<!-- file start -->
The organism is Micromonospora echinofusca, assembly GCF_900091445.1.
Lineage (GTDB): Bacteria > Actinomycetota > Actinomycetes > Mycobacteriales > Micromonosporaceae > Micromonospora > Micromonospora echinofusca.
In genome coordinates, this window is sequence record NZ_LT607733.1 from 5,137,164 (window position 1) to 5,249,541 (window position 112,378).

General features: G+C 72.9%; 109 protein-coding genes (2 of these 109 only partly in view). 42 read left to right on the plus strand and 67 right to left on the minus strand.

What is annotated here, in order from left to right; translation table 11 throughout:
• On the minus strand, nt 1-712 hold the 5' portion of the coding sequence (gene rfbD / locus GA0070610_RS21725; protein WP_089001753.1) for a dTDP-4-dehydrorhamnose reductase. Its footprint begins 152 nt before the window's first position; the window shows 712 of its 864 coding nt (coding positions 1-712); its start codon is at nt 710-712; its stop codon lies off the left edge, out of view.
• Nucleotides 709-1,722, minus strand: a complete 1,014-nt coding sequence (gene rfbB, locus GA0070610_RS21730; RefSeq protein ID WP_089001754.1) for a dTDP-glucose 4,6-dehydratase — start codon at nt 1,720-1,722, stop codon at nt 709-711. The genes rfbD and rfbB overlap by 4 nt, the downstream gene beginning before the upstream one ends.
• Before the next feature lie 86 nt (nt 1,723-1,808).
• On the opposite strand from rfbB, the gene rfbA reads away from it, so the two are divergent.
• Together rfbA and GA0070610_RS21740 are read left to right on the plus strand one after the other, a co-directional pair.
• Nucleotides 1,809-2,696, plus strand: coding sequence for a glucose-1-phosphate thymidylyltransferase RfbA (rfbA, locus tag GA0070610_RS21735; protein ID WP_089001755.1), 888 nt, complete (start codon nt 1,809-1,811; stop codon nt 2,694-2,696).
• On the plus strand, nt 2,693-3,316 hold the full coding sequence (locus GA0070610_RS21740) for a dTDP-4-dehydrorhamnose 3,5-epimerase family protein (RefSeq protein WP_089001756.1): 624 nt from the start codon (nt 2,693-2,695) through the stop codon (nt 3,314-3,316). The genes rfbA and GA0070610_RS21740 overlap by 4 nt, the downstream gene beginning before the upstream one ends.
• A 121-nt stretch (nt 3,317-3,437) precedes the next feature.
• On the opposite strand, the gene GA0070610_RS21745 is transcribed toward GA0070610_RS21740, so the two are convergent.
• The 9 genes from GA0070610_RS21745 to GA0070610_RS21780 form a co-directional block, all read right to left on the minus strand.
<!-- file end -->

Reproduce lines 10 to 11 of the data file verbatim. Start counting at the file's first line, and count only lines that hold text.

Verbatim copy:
• Together rfbA and GA0070610_RS21740 are read left to right on the plus strand one after the other, a co-directional pair.
• Nucleotides 1,809-2,696, plus strand: coding sequence for a glucose-1-phosphate thymidylyltransferase RfbA (rfbA, locus tag GA0070610_RS21735; protein ID WP_089001755.1), 888 nt, complete (start codon nt 1,809-1,811; stop codon nt 2,694-2,696).